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Can Construction Costs Be Brought Down?In addition to design, the Reframing Housing Development Conference of the Joint Center for Housing Studies addressed issues in the construction industry.“The mainstream of the American housing industry, doesn’t care about this issue,” said moderator Frank Anton, a former CEO of Hanley Wood. “They’re very excited in New York because the price is $4000 per square foot.”In his welcome, Christopher Herbert, the managing director of the Joint Center for Housing Studies showed some graphs that compared the inflation-adjusted cost of a new home in the late 1960s to now. It showed that the cost of a new home had increased from $155,000 in 1963 to $382,000 in 2017. He said that some of the could be explained by increases in quality — houses have increased inRead More »
Donald Trumps support among Republicans has been rising. Gerald Seib reports this from a recent Wall Street Journal poll in his July 23, 2018 article "The Trump Divide Grows Wider":… what’s striking is the solid support Mr. Trump is now winning inside his own camp. A remarkable 88% of self-identified Republicans say they approve of the job he is doing, the highest share within a president’s own party at this stage of a presidency since President George W. Bush’s standing after the 9/11Read More »
[unable to retrieve full-text content]Hat tip to Brent Gaisford’s Market Urbanism Facebook post flagging this piece.PermalinkRead More »
Given patience and fortitude at the beginning, what is needed for curing obesity can become easy—in steady state. The basic argument for that is in my post "4 Propositions on Weight Loss." But the steps needed to cure obesity are not an easy path. Prevention is much easier.PreventionThe scientific verdict has not been delivered, but as a hypothesis I have mentioned before, I see two things that plausibly have the right timing to explain the worldwide rise in obesity:The rise of sugar, flour, and modern processed foods.The likely expansion of the daily eating window from, say, 10 hours (for example, 8 AM to 6 PM) to almost 16 hours (fromRead More »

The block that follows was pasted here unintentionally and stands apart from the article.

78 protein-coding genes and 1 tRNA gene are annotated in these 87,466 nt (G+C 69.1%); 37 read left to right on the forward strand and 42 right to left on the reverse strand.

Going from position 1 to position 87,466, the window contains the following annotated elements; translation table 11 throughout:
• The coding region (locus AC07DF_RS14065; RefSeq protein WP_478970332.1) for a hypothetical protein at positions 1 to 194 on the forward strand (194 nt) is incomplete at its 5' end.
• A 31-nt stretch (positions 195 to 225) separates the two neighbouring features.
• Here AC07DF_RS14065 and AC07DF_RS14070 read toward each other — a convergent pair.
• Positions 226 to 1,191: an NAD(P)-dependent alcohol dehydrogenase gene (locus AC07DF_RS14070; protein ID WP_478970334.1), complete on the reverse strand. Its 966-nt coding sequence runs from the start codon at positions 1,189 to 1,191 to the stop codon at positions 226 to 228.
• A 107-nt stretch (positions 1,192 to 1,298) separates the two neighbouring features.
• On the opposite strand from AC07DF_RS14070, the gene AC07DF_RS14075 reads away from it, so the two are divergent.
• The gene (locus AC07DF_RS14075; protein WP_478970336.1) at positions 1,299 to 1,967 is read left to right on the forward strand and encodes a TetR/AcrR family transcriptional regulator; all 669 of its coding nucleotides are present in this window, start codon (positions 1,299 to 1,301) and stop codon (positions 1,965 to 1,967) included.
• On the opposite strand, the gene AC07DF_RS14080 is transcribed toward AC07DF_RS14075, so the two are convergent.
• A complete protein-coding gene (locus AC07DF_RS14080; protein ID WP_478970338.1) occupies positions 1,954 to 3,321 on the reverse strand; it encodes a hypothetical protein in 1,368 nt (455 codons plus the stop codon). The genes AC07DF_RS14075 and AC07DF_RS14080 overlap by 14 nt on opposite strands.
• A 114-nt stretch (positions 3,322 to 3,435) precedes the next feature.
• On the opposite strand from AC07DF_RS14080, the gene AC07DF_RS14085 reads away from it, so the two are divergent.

John Locke makes an argument for majority rule in Sections 95-99 of John Locke’s 2d Treatise on Government: “Of Civil Government” (in Chapter VIII, "Of the Beginning of Political Societies"). His main argument is that some decision-making procedure must be binding on every member of a civil society, otherwise it cannot function as any improvement over the state of nature. That argument does not point specifically to majority rule. However, I think he is right in something he does not say explicitly, but is relying on: simple majority rule is the default rule humans tend to revert to in cases where everyone in a group is consideredRead More »
[unable to retrieve full-text content]Hat tip to Joseph Kimball.PermalinkRead More »
About a year ago, I wrote about some attempts to explain why anyone would, or ought to, study English in college. The point, I thought, was not that studying English gives anyone some practical advantage on non-English majors, but that it enables us to enter, as equals, into a long existing, ongoing conversation. It isn’t productive in a tangible sense; it’s productive in a human sense. The action, whether rewarded or not, really is its own reward. The activity is the answer.It might be worth asking similar questions about the value of studying, or at least, reading, history these days, since it is a subject that comes to mind many mornings on the op-ed page. Every writer, of every political flavor, has some neat historical analogy, or mini-lesson, with which to preface an argument for whyRead More »